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Terry Malloy Thinks FINDING NEMO On Blu-ray Is The New Demo Disc For His Collection!!





What’s up, Contenders? Terry Malloy here reporting live from the Waterfront.



FINDING NEMO on Blu-ray released last week, December 4th, 2012.



Let’s get directly to the point here, friends. FINDING NEMO on Blu-ray is a visual revelation. It is one of the most stunning looking high definition films I have ever seen. Taking that fact into account, I was surprised to realize that FINDING NEMO is also approaching its 10 year anniversary in 2013. Can you believe FINDING NEMO released initially in 2003? It doesn’t look dated at all, and may even have a whole new layer of beauty on Blu-ray than it ever had before.



I hadn’t seen this film since the theater, and it hit me directly in the heart upon revisiting this Blu-ray. Just a few weeks ago I got a chance to review the BRAVE Blu-ray after seeing it for the first time. And while that movie underwhelmed me in comparison to more recent Pixar fare such as WALL-E and UP, NEMO had sort of fallen off my Pixar radar. I remembered liking it a lot. I remembered it being sweet-natured, that it looked cool, and that Ellen DeGeneres was really funny in it. But beyond that and a vague memory of a sea turtle sequence, I just plain didn’t remember a whole lot about this film.


Before the opening credits are even complete, FINDING NEMO sets up a beautiful and gut-wrenchingly dramatic world for our story to be told in. The film’s main character is actually Marlin, Nemo’s father, voiced by Albert Brooks! I had no recollection that Brooks was the lead character of this movie, and I get a huge kick out of that. At any rate, Marlin the Clown Fish and his wife live inside a beautiful sea anemone at the edge of a coral reef. All is right with the world and the couple are expecting a few hundred babies as they go to visit the resting place for their eggs. But a barracuda snatches Marlin’s wife away and almost every last egg as well. The final moment before the opening credits finds father promising to always keep little pre-hatched Nemo safe and your heart strings are already being pulled. It is a masterful opening sequence that just sets up a phenomenal film.


After the credits, Nemo is grown, ready to head off to school for the first time, and voiced by Alexander Gould (AKA Shane Botwin from WEEDS!). Nemo’s teacher takes the students on a field trip of their coral reef and at that point I realized that this Blu-ray was something special. FINDING NEMO is one of the most immersive, colorful, and fully realized computer animated worlds ever attempted.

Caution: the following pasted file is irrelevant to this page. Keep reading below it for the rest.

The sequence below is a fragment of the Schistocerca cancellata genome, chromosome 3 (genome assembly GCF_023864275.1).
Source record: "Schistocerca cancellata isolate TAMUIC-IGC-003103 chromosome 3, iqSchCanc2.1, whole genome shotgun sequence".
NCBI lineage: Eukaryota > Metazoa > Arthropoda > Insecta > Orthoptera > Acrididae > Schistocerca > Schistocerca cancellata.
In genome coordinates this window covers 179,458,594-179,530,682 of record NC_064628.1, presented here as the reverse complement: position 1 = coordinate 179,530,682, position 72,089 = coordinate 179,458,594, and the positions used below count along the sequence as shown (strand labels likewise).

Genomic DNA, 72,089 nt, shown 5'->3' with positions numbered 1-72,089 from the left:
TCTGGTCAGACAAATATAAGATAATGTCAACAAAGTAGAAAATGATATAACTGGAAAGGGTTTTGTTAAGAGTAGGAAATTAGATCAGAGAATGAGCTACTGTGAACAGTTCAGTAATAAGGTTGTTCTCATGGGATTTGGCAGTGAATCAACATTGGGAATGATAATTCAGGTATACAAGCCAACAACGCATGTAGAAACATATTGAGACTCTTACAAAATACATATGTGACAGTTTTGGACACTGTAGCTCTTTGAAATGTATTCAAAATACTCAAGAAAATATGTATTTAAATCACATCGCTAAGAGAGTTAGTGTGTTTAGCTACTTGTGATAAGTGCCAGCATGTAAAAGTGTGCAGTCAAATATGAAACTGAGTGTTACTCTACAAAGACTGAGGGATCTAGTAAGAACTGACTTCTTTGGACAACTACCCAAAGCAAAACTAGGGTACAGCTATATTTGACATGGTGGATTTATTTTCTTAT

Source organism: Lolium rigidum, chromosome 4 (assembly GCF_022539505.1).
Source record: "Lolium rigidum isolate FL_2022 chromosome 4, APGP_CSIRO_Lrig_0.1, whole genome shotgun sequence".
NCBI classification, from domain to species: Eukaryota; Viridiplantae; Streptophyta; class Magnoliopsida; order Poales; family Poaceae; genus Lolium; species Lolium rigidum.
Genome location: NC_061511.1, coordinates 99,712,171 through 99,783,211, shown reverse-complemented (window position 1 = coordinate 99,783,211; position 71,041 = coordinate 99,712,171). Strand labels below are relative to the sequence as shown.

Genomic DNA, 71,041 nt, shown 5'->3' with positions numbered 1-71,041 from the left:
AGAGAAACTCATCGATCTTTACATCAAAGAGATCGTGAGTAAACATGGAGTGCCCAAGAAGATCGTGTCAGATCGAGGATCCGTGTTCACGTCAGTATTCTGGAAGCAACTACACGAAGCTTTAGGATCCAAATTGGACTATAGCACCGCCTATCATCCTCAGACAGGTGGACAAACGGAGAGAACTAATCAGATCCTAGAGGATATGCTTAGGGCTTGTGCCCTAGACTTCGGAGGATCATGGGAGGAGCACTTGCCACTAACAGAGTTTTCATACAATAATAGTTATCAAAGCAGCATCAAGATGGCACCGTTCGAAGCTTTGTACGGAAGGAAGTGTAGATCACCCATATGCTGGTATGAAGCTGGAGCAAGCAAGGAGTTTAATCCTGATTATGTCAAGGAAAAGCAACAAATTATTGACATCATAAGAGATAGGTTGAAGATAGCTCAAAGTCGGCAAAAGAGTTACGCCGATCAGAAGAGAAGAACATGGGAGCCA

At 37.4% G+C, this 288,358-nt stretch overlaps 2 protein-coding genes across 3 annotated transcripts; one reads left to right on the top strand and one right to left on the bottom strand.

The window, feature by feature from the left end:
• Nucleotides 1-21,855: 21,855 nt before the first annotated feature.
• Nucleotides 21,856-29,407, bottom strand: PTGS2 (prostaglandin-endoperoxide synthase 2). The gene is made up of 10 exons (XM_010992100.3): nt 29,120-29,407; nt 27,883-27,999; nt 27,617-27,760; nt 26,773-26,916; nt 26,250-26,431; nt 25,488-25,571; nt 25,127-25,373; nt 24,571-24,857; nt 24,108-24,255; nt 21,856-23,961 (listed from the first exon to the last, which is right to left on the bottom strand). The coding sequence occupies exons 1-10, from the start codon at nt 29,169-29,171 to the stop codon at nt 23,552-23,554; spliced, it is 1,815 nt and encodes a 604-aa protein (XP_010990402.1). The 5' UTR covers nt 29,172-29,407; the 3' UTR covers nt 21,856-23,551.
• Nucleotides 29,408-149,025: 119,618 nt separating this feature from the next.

The inevitable clash between our overbearing father and coming of age son leads to Nemo rebelliously swimming towards a boat and being netted by a human diver and taken away to a dentist’s office in the port harbour of Sydney, Australia. At this point, Pixar pulls off another story-telling challenge with aplomb: the split story. Now we will follow Marlin and Dori (Ellen Degeneres as the memory-challenged companion) on their search for Nemo, and we’ll also follow Nemo as he meets the other fish in the dentist’s tank and they all plot their escape. 


FINDING NEMO is an epic quest film. Marlin must overcome his insecurities about the wider ocean world and encounter sharks, whales, sea turtles, and ocean currents to find his son. But nothing can stop him because his love for Nemo (and guilt for losing him) drives him to overcome his anxiety. Meanwhile, little Nemo with one misshapen fin is constantly told he isn’t a good swimmer because of his disability. But Nemo grows in confidence through his trials in the “real world” and manages his own victory by escaping from the tank to be reunited with his father. This is grand, iconic story telling told in a massive playground of a cartoon ocean.



At one point in the movie’s extra features, Director Andrew Stanton says something along the lines that they wanted to make a movie that “excluded noone”. And I think that gets at the heart of why I LOVE Pixar movies but otherwise don’t always jump at the chance to watch the latest animated feature. FINDING NEMO isn’t a kid’s movie at all. It is just a huge, sweeping, family adventure whose goal was to exclude no one. Adults, kids, teens… anyone can identify with FINDING NEMO and love it. Whether you let the visuals sweep you away, the adventure thrill you, the jokes crack you up, or the drama tug at your heart, this movie is just a bona fide work of magic from the good people at Pixar.